Reading Review of 2020
Updated: Jan 11
Well it has been quite a year. Different to normal in almost every way, and that has impacted on my reading, though in a fairly positive way (there aren't many positives to 2020, so I'll take it!) My Goodreads target was to read 35 books. I actually managed around 50 books, in no small part because I was at home a lot more, and since March, no commuting. It hasn't all been plain sailing, and some of the year I really haven't felt like reading, but still came out on top overall, reading wise. Here's a brief overview of what I read.
SF/Fantasy - 19 books
Crime/Thriller - 17 books
Non-fiction - 6 books
General fiction/other - 8 books
I'm something of a magpie when it comes to reading, so it isn't often that I manage reading a series in a short space of time, but this year I managed two:
The Shetland Books by Ann Cleeves - these feature detective Jimmy Perez. The author's written 8 books featuring this character, which are grouped very loosely in two quartets - I read the first book, Raven Black, at the end of 2019, and have read three more in 2020. I'm enjoying them, I like the characters (particularly Perez), the setting of Shetland, and also the stories.
The Broken Earth Trilogy by N.K. Jemisin - these comprise The Fifth Season, The Obelisk Gate and The Stone Sky, and all won the Hugo Award for best science fiction novel, three years in a row - an unprecedented achievement. I read all these in quick succession, helped perhaps in that this was early on in lockdown and there wasn't a lot to do! They were good books, with incredibly rich world building in a far-far future post-post apocalypse world in the truest sense (and I do like post-apocalyptic fiction). They're great books but quite bleak with not many likeable characters, so don't feature in my favourite books of the year (more on that later).
Earlier on in the year, I also had a spell of reading Hugo and Nebula Award nominated novels. I didn't get through them all, but I did read some great books, including the Hugo Award Winner, A Memory Called Empire by Arkady Martine.
There was a lot of discussion in the book world about what people were reading during the Pandemic - comfort reads or challenging reads. I didn't swing too far either way, and my reading was quite mixed, but if anything I did sometimes err on the side of comfort. In that way, I returned to a favourite author of bygone years, crime writer Robert Crais who writes books based on the wisecracking detective Elvis Cole.
This was the year I re-discovered crime fiction - it still was just eclipsed in numerical terms by SF & Fantasy, but I still read a substantial amount of crime. It is also the year I got into historical crime fiction - my wife's been encouraging me to read for a while, but I've resisted until now. I read three particularly good historical crime novels. They are:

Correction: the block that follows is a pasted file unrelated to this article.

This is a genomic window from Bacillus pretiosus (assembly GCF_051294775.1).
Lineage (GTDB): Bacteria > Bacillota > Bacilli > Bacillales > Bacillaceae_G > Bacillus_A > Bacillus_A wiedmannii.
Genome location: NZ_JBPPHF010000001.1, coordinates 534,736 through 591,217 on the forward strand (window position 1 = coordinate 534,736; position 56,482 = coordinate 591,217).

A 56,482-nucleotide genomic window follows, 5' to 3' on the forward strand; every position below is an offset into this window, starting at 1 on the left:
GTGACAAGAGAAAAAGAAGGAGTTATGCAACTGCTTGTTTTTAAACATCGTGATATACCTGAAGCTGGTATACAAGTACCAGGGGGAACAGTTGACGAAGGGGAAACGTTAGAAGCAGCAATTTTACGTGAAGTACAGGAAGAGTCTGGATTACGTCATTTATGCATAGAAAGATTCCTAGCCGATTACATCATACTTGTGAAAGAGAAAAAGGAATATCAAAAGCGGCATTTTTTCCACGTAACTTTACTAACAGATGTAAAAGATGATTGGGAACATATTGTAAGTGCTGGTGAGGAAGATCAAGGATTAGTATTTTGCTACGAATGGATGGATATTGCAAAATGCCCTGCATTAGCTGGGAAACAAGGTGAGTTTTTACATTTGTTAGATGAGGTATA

The Way of All Flesh by Ambrose Parry - a historical crime novel set in Edinburgh with a junior doctor as the main character. This was really interesting, and I learned a lot about Victorian Edinburgh and the historical as early anesthetic, which was crucial to the plot.
The Printer's Coffin by M J Carter - Set in London, this is based around a series of killings of small press publishers. Learned a lot about early Fleet Street, the printing and newspaper industries.
The Devil in the Marshalsea by Antonia Hodgson - This is a brilliant novel set in the 1700s in London's Marshalsea Prison, practically a city in its own right.
All three are the first book in a series (albeit none of them long series, to date anyway).
Top 5 Books of 2020
So what were my top 5 reads of 2020? It's a difficult one, and in no particular order, however I'll go with the following:
Killers of the Flower Moon by David Grann - I came across this quite randomly, but it was an amazing book. It is a non-fiction book about the killing of many members of the Osage tribe of Native Americans over oil money. Also features early beginnings of the FBI.
The Absolutely True Diary of a Part Time Indian by Sherman Alexie - This is a quick, easy read, often categorised as YA, but could be enjoyed by anyone. It is a semi-autobiographical novel in diary format (with cartoons - the narrator is a budding cartoonist), about a Native American boy who goes to an all white high school.
The Spy and the Traitor by Ben McIntyre - This is the other amazing non-fiction book I read this year. It is the true story of Soviet/British double agent Oleg Gordievsky, who a KGB colonel who defected to Britain, and was a double agent for 15 years before being discovered and a daring escape attempt.
The Devil in the Marshalsea by Antonia Hodgson - As previously mentioned, this was the narrow winner in the historical crime fiction category for me this year.
Stoner by John Edward Williams - This is a 'whole of life' campus novel, about a man who comes from a poor farming family. When he goes to university, he discovers the joy of learning and studying, and builds a life for himself at the university, becoming a teacher after graduating. This is ultimately a sad novel of a somewhat disappointing life, but very poignant and thought provoking.
So that's it. Interesting that out of my favourite 5 books, only one of them is from the most read genres of the year. Perhaps that's telling me something...